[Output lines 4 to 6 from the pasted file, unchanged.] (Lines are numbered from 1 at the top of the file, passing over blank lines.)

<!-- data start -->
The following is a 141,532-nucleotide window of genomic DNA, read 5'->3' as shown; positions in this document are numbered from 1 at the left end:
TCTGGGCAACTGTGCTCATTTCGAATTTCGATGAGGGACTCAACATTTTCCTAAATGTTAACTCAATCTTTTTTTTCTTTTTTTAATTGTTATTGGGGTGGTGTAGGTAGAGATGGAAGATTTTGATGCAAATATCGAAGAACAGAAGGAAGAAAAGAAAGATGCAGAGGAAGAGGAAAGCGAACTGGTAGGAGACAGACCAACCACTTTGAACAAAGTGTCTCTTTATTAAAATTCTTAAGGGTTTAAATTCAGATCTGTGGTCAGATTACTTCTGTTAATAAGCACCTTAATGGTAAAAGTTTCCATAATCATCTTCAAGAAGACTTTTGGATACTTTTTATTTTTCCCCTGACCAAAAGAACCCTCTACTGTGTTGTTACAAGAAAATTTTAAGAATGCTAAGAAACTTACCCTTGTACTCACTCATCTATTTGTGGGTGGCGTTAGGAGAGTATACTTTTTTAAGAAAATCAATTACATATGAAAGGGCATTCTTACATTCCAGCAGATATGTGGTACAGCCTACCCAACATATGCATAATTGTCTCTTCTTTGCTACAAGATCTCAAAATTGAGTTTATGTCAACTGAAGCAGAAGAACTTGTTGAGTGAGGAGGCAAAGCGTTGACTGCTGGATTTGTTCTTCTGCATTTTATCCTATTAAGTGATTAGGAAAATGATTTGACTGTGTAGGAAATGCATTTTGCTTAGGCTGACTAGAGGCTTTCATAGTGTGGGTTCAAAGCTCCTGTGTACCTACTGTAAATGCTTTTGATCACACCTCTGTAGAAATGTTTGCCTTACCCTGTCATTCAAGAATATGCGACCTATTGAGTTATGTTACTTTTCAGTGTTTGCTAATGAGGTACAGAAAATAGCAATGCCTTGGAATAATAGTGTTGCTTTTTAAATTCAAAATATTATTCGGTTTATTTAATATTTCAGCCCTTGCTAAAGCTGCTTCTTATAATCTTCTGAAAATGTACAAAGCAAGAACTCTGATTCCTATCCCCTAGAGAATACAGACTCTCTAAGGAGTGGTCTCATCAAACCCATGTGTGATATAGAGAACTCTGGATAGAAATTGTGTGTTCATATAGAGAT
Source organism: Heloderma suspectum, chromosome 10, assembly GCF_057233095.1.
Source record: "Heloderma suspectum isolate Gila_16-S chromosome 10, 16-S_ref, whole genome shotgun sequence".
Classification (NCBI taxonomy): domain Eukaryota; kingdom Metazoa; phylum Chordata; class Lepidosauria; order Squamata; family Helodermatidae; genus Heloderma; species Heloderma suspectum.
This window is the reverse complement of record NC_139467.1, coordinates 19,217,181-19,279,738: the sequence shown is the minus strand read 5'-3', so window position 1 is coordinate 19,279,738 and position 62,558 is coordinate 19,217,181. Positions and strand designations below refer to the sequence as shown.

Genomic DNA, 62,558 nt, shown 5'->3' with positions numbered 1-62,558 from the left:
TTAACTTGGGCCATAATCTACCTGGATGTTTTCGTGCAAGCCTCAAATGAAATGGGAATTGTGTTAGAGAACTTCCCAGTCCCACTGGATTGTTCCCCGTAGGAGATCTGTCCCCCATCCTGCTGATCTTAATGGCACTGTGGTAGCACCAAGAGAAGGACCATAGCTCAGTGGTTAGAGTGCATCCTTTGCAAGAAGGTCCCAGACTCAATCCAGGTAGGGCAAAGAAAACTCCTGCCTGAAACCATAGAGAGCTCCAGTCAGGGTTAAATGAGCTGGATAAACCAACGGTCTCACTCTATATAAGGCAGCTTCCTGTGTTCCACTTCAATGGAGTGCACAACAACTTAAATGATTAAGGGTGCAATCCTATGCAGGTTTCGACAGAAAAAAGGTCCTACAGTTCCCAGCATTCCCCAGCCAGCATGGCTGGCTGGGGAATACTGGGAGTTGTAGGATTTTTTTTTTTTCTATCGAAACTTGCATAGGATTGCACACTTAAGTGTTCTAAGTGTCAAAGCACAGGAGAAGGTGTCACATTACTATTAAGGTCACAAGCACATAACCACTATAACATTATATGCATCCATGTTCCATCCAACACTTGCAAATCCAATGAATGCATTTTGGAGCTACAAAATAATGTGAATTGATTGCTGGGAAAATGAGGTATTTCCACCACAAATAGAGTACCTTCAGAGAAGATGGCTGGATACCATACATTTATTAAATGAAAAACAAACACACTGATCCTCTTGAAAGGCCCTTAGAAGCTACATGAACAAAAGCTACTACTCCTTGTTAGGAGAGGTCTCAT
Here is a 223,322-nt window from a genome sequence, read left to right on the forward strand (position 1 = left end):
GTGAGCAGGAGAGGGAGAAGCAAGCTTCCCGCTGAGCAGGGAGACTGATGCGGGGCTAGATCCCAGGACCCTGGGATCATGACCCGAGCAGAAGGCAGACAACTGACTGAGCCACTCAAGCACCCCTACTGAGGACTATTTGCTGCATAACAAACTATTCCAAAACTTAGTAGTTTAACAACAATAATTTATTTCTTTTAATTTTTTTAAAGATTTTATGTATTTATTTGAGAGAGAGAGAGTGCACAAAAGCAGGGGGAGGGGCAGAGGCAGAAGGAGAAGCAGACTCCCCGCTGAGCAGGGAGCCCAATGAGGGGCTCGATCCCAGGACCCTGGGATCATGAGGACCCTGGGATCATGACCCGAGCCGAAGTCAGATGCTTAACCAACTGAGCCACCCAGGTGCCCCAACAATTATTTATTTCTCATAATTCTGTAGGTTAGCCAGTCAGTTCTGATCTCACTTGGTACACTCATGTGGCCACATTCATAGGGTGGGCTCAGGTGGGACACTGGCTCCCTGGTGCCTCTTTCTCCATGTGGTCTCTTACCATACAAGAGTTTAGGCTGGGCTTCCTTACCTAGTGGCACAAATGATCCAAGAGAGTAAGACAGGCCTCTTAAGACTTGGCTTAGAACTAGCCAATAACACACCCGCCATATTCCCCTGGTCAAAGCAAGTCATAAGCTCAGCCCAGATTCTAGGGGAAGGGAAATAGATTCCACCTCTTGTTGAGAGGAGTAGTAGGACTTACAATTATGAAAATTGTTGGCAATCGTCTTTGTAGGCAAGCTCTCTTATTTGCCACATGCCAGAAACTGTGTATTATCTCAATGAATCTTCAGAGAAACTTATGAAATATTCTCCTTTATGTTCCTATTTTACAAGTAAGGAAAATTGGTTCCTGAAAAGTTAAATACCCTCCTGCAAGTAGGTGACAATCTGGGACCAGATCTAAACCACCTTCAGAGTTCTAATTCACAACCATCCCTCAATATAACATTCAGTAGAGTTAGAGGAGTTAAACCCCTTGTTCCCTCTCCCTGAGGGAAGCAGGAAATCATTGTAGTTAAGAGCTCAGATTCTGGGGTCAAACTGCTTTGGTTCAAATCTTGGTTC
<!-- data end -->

Source record: "Heloderma suspectum isolate Gila_16-S chromosome 10, 16-S_ref, whole genome shotgun sequence".
Classification (NCBI taxonomy): domain Eukaryota; kingdom Metazoa; phylum Chordata; class Lepidosauria; order Squamata; family Helodermatidae; genus Heloderma; species Heloderma suspectum.
This window is the reverse complement of record NC_139467.1, coordinates 19,217,181-19,279,738: the sequence shown is the minus strand read 5'-3', so window position 1 is coordinate 19,279,738 and position 62,558 is coordinate 19,217,181. Positions and strand designations below refer to the sequence as shown.